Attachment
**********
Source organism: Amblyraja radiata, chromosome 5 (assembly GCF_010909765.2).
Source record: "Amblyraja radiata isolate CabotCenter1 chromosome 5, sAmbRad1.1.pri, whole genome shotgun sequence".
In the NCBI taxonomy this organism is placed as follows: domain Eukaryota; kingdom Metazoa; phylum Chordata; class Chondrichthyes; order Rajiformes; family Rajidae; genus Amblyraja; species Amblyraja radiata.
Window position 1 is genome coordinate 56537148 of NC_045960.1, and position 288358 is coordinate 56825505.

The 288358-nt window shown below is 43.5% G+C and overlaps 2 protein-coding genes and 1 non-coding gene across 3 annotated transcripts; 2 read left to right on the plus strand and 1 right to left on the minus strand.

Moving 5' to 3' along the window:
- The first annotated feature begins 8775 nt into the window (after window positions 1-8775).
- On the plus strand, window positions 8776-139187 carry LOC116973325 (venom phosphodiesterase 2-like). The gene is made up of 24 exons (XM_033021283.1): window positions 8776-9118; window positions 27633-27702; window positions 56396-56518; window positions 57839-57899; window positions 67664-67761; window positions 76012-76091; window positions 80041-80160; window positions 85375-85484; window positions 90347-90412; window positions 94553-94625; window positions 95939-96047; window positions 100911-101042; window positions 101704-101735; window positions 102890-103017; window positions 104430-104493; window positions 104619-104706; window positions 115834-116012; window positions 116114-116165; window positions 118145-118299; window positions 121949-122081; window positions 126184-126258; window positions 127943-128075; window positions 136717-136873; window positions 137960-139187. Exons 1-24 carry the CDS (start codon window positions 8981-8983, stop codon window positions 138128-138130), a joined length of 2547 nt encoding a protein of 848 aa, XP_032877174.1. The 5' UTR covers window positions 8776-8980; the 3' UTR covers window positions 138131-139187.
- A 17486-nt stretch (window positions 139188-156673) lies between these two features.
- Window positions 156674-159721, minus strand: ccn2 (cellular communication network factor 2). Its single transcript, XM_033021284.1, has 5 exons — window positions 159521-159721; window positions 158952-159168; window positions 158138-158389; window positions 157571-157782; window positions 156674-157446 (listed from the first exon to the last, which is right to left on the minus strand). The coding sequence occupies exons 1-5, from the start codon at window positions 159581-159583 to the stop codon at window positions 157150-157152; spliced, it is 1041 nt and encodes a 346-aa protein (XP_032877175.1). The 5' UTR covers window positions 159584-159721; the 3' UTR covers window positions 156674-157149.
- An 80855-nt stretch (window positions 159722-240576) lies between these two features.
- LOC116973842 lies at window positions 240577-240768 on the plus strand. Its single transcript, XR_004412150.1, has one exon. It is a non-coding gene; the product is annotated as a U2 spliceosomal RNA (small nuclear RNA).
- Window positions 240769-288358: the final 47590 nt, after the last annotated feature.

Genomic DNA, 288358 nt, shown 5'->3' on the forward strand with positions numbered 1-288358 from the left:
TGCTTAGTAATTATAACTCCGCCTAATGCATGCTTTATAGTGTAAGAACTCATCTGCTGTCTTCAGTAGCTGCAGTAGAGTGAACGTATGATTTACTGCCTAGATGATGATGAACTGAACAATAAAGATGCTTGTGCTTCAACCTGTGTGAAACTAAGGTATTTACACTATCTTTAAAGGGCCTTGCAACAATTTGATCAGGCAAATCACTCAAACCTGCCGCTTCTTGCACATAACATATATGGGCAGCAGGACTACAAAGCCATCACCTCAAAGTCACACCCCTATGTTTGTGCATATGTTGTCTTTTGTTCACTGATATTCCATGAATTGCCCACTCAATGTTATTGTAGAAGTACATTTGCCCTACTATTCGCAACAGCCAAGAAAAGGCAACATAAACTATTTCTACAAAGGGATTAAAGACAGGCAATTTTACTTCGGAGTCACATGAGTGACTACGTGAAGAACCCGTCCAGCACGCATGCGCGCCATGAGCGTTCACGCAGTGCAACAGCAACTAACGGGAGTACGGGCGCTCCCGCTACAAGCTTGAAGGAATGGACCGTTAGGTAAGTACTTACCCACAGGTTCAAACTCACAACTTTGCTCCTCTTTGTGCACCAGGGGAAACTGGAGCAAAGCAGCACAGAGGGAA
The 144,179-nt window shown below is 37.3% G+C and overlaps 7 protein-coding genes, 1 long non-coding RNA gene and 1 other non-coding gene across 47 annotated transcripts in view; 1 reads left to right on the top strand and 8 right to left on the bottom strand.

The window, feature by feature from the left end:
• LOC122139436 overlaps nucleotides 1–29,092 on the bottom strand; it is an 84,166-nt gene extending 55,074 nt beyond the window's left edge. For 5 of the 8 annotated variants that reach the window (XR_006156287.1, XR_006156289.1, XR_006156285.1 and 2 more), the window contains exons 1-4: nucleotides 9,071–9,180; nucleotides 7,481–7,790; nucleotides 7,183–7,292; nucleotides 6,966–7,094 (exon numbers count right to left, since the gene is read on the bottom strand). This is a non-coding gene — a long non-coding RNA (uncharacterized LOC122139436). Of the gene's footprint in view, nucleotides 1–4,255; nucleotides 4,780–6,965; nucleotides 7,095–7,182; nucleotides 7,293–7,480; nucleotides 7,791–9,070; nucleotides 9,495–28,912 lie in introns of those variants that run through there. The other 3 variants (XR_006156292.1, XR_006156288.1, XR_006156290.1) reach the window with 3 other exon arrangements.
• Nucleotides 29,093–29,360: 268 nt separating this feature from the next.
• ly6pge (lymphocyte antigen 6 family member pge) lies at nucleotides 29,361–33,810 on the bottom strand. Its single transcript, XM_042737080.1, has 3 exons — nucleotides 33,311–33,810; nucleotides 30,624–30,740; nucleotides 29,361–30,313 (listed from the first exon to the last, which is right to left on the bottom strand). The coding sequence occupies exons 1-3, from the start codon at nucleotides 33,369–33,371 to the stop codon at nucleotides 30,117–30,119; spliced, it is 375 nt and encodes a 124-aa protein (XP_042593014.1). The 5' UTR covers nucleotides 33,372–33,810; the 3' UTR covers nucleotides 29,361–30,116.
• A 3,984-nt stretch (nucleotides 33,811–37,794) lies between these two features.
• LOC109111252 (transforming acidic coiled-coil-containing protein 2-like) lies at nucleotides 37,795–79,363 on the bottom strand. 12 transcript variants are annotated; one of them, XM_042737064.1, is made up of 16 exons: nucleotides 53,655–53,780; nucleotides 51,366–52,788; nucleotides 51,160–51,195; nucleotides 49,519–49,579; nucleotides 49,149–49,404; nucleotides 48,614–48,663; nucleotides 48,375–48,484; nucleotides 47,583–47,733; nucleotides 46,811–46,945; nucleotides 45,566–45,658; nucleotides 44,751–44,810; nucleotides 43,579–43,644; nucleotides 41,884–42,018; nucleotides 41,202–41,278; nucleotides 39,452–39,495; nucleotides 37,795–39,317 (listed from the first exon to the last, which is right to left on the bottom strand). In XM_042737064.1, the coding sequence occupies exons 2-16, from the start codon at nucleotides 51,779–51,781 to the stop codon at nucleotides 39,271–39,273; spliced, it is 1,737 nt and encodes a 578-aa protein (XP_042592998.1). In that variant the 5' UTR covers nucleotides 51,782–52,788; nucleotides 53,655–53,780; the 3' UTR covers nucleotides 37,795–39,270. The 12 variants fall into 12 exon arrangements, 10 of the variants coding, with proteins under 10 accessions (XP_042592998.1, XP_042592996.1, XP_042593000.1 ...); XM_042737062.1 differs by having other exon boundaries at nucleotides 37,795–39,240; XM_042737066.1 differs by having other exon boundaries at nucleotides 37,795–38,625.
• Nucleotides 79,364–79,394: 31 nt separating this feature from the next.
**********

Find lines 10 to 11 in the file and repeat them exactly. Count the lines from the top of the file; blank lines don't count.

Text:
- Window positions 156674-159721, minus strand: ccn2 (cellular communication network factor 2). Its single transcript, XM_033021284.1, has 5 exons — window positions 159521-159721; window positions 158952-159168; window positions 158138-158389; window positions 157571-157782; window positions 156674-157446 (listed from the first exon to the last, which is right to left on the minus strand). The coding sequence occupies exons 1-5, from the start codon at window positions 159581-159583 to the stop codon at window positions 157150-157152; spliced, it is 1041 nt and encodes a 346-aa protein (XP_032877175.1). The 5' UTR covers window positions 159584-159721; the 3' UTR covers window positions 156674-157149.
- An 80855-nt stretch (window positions 159722-240576) lies between these two features.